By Aaron Blevins, 9/20/2012
Feuer organizes event to help students attend college
Assemblyman Mike Feuer (D-California) has paired Fairfax High School juniors and seniors with a new study buddy: resources to pursue their post-secondary education.
For the last two years, the high school has operated without a college counselor due to budget cuts. In hopes of filling the void, the school held a mandatory college fair last week that was organized through Feuer’s office.
“There’s got to be a way to fill this gap without the presence of a college counselor,” Feuer said at the event. “I’m hopeful this will create opportunities they wouldn’t be fully aware of.”
More than 30 colleges and organizations attended. Students were able to seek information from, and ask questions of, a number of institutions, including every University of California campus, 16 California State University schools, a handful of private schools, military organizations and junior colleges.
“Geographically, people traveled from all over the state to be here at this college fair,” Feuer said, adding that the students appeared very engaged. “I’m hearing a lot of ambition.”
Information was supplied that instructed students on how to apply for financial aid, how to get resources for scholarships and how to prepare for the ACT and SAT. Organizers also offered insights into the LACER Afterschool Program, which offers enrichment activities in visual art, music, dance, film, sports and academic support.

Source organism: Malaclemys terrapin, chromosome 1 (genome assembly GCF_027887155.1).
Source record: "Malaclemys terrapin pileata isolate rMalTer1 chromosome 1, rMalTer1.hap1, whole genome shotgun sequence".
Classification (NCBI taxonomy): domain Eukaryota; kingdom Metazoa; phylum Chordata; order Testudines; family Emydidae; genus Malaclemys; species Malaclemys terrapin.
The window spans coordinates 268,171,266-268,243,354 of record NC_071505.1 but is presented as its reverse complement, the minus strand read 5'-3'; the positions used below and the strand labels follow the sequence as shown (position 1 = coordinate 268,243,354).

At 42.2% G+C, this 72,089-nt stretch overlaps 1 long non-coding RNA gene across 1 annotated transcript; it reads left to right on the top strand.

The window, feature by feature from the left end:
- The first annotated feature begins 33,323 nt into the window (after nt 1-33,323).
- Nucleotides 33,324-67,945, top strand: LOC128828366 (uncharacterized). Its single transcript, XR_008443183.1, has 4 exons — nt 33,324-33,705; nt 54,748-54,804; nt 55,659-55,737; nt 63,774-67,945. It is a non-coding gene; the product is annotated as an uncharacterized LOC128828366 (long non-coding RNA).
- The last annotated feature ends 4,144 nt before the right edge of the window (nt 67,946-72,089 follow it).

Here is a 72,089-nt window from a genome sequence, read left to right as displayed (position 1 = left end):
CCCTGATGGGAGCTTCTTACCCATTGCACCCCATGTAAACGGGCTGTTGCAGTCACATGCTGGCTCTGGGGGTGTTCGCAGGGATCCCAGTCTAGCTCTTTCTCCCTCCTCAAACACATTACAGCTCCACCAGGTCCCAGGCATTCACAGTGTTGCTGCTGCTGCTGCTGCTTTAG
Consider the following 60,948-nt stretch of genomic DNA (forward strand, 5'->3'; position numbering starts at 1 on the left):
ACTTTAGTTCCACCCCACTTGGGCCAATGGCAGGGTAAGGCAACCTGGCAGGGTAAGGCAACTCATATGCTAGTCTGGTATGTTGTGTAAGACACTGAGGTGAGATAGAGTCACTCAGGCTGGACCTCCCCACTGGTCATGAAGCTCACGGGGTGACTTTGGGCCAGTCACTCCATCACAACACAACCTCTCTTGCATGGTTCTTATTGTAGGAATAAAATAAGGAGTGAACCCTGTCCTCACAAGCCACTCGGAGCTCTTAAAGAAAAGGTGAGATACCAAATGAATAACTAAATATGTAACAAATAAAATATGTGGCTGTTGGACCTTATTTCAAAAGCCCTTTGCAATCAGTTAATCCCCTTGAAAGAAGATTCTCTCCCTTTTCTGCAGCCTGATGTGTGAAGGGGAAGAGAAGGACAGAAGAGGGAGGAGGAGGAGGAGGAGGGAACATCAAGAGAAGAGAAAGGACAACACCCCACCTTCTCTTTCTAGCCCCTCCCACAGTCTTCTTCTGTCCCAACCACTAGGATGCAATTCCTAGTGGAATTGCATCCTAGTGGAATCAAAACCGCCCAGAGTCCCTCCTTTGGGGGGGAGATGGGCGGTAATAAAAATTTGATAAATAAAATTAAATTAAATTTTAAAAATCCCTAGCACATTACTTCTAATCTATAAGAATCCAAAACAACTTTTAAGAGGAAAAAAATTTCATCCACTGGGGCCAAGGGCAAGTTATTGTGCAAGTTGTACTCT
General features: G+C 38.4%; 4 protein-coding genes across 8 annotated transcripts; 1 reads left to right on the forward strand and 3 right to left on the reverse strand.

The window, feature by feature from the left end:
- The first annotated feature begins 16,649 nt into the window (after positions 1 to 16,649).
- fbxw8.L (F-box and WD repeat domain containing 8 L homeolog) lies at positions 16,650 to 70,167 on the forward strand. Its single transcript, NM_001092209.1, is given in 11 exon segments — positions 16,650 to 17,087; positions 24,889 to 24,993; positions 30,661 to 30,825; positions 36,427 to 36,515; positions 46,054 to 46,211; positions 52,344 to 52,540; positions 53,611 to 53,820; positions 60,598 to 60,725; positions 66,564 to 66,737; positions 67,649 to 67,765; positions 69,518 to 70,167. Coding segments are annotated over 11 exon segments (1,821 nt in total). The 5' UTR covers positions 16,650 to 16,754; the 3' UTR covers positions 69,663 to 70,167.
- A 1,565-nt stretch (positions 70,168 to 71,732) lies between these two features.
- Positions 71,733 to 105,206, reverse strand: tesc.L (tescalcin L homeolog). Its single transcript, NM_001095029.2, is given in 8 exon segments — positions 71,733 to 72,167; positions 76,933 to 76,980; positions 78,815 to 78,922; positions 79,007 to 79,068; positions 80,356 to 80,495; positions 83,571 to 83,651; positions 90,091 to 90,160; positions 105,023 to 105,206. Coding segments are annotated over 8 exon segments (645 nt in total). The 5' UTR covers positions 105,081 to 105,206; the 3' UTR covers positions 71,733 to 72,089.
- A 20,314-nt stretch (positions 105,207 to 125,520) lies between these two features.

Senior Dawit Assefa, a LACER student who is looking to major in engineering, was certainly taking advantage. He said he had an opportunity to learn more about engineering programs at schools that were not on his radar.
“Now, I know what schools are good for me,” Assefa said, adding that UC Davis was among those schools. “I’m interested to go there too.”
Senior Perla Lopez said the event helped compensate for the lack of a college counselor on campus this year.
“It makes it easier to get information,” she said.
The effort was also appreciated among the Fairfax High School staff, as the school looks to ensure that every Lion is college-bound. Assistant principal Dave Siedelman said it was exciting and reassuring to see the students taking the college fair seriously.
“Without having a college counselor for the last two years … it was absolutely imperative that we got some kind of outreach for students looking to go to college,” he said.
Siedelman said the upperclassmen used their history classes to attend the fair, but underclassmen were able to visit with the colleges and organizations in attendance after school. He said more than 1,200 students attended the event.
The college fair, though, was more than booths and discussions. Siedelman said assistant principal Rene Barbosa also partnered with UC Riverside to host a workshop on writing a solid admissions essay.
Both Feuer’s office and the high school hope to turn the college fair into an annual event. Feuer, who has two children in college, said he hopes to provide a template to his successor for repeat events after he is termed out this year.
“It’s a very personal thing from my standpoint,” he said.
Siedelman said the success of this year’s college fair should help guide the high school in subsequent years. He said the school is building a track record with local politicians, and the success of the event may entice other organizations to participate.
“Even the colleges were impressed,” Siedelman added.